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Korea's Tom Greyhound Lands in Paris

Korean multi-brand concept store Tom Greyhound has just opened its first international outpost in the Marais quarter of Paris. BoF investigates.
Tom Greyhound | Source: Tom Greyhound
  • Suleman Anaya

PARIS, France — The Marais, the Paris neighborhood once known for its splendid hôtels particuliers, thriving Jewish population and elegant art galleries, is, today, in the final cycles of its rebirth as one of this city's premier shopping neighbourhoods. Replacing apothecaries, bookstores and boulangeries is an unabating influx of fashion and beauty brands aiming to capitalise on the quarter's historic charm and the kind of foot traffic that makes this one of the few areas in Paris that is bustling even on a Sunday.

Significantly, the shifts also point toward the city's increasing internationalisation. Indeed, not only are many of the brands opening stores in the area foreign, but they cater largely to the flows of foreign tourists who visit Paris year-round and for whom shopping for international luxury brands has become as important as traditional sightseeing.

But compared to global fashion capitals like New York and London, the city's retail landscape still feels limited, repetitive and at least a little dated. Which makes the latest addition to the Marais all the more welcome. Not surprisingly, it's an international arrival. Tom Greyhound — the multi-brand designer concept store which runs a successful boutique in the South Korean capital of Seoul and is owned by the Hyundai Department Store Group — has chosen the Marais as the site for its first store outside of Korea, which opened yesterday.

The store is located in the Upper Marais, a part of the neighbourhood that was once one of the city's main haberdashery districts, feels slightly older and less-trodden than the area's southern section, and has emerged as a magnet for labels wishing to stand slightly apart from the crowd, including Christophe Lemaire and APC. Yet, Tom Greyhound is distinct from anything the area — or Paris, for that matter — has seen. From the moment one enters the vast space on the Rue Saintonge, the store's surprising design, product selection and specially-commissioned Brian Eno-esque soundscape set the store a world apart from the artful, if obvious bohemian sophistication of neighbourhood.

Because the city's landmark commission prohibits alterations to the building in which the store is housed, David Kang — Tom Greyhound's managing director for France, who spearheaded the project — and his team decided to turn the location's limited glass frontage into a virtue and conceal the store even further by placing a tall, slatted wall consisting of 49 square wood columns between the street entrance and the shop's main retail space. Each of these columns can rotate and is black, white, gold, mirror-plated, or left in the wood's natural blonde hue.

The point, says Kang, was to offer customers a completely secluded, serene environment. But secluded, in this case, does not mean constricting or uptight — quite the contrary. The moment one steps behind that statement-making wall, the modulation of space, generous lighting and colour palette (copious natural wood and white and mirrored surfaces; a gorgeous dark brown made-to-order geometric parquet floor; flashes of copper throughout) make a bold and fresh impact while establishing a welcoming vibe that is very unusual for Paris. Right away, the customer is invited to enter, spend time and have fun while doing so.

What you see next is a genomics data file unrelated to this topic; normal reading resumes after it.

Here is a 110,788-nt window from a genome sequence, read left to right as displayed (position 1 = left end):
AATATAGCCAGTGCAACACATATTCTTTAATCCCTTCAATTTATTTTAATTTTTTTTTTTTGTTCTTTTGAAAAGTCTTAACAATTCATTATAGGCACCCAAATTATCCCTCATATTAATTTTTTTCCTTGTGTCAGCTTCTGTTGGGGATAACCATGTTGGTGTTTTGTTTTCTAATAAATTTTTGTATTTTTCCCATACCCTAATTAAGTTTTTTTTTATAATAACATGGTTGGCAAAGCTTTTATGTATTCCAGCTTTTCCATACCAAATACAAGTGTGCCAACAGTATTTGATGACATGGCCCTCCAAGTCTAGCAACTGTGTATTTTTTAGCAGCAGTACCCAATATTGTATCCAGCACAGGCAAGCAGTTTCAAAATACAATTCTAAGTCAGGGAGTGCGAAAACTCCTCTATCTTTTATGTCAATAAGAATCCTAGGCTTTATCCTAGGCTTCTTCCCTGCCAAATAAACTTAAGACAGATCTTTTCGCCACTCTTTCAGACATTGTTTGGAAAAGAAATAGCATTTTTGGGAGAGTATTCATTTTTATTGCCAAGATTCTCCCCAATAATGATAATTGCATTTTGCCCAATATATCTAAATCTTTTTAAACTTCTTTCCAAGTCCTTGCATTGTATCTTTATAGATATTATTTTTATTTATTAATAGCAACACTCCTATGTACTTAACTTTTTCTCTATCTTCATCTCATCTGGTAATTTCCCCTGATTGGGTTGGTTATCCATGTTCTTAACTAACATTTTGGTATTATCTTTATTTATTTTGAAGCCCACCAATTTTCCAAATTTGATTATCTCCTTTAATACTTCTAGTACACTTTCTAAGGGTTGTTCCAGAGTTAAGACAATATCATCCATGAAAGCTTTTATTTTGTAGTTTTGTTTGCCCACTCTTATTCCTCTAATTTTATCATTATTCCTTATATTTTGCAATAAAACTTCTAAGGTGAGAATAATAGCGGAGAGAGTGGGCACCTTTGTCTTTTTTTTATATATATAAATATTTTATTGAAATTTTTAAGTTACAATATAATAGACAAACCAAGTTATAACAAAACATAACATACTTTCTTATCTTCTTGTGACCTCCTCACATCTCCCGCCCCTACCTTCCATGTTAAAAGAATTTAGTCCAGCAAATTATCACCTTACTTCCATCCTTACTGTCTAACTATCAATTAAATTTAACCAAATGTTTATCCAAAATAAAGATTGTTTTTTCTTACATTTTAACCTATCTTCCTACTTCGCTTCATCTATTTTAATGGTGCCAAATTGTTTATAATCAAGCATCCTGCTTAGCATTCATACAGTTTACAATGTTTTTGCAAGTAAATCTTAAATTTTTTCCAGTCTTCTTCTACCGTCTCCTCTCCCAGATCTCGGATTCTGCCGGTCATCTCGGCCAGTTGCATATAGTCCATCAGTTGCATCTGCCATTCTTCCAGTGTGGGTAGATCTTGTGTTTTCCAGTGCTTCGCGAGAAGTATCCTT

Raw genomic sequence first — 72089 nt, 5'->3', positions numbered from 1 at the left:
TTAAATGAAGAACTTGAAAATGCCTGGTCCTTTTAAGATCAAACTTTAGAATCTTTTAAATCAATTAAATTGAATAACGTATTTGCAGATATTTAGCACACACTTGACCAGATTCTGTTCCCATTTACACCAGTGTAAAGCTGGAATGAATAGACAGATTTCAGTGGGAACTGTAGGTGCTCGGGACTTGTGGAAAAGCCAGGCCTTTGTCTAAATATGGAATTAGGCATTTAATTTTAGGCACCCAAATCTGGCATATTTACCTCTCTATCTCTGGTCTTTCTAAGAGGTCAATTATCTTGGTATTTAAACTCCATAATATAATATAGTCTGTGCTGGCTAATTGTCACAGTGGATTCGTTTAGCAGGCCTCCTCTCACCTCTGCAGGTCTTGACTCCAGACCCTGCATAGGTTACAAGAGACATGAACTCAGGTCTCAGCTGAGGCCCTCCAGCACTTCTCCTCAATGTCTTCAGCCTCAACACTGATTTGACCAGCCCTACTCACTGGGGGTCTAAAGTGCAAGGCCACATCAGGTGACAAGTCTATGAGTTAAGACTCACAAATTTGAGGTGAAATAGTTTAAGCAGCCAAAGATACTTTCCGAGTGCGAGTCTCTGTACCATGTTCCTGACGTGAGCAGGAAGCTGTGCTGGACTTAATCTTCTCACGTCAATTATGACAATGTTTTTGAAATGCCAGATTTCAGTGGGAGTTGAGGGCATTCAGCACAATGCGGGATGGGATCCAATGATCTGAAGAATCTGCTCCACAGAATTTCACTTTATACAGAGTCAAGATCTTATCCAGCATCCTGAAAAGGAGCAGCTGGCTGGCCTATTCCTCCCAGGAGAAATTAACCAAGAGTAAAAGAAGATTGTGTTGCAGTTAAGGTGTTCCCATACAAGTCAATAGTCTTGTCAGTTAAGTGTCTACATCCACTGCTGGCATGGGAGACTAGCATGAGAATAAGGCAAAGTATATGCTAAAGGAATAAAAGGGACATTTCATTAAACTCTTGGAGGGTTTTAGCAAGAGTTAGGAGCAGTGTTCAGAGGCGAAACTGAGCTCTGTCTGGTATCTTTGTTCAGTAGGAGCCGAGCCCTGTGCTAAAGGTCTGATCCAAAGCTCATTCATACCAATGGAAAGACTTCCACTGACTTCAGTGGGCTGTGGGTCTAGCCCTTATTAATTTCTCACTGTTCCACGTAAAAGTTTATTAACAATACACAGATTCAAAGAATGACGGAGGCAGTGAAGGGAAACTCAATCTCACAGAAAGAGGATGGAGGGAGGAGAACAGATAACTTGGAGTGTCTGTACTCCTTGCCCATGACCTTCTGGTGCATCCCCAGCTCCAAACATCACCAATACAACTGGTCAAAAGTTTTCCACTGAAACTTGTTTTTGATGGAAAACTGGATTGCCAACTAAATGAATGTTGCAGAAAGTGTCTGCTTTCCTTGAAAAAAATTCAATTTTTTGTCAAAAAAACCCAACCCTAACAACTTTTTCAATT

Experiencing the store, designed by Pierre Beucler and Jean-Christophe Poggioli, is not unlike deambulating through a cleverly conceived garden. Except, here, you come upon little sections devoted to a specific designer or mood: here is a small section dedicated to Maison Martin Margiela, there a Korean designer hitherto unknown in Paris. "We want people to enter and have a real experience when they discover things by touching and looking and trying," says Kang. "We want to bring a sense of Oriental welcoming spirit to Paris."

While Kang and his team have succeeded in bringing some Eastern hospitality to this French quartier, the store has also been tailored to Paris. As Kang put it, "We really tried to make sure that we open a store that makes sense for this city and didn't just export a Korean concept to Paris."

But of all the world's fashion capitals, why open in Paris in the first place?

Interestingly, Kang says one major reason for opening a Paris location was to enhance Tom Greyhound's image in Korea. He also sees an opportunity to fill an underserved niche in the city's retail landscape. Indeed, the retailer is trying to distinguish itself with a merchandising mix comprised of young, independent designers, including AF Vandervorst, Christopher Kane, Damir Doma, Delfina Delettrez, Manish Arora, Jil Sander, JW Anderson, Kenzo, Kris van Assche, Peter Pilotto, René Talmon l'Armée, Sacai and Thakoon. "We also decided to give window to some brands that we believe are strong but that don't have a strong visibility in this city like Laura Lauren, Raquel Allegra or even System, a Korean brand, as well as Deke, a Korean accessories company," says Kang.

As for the Marais location, Kang says it was a natural choice given the area's transformation. "For us it became obvious that we would have to be present in this neighbourhood, it's the perfect mix of local Parisians and tourists with taste for fashion."

Ultimately, Kang admits that the Marais store is also a testing ground for further international expansion. "We would love to extend the concept if it works... We would love to be present in the United States, either in New York or Los Angeles."

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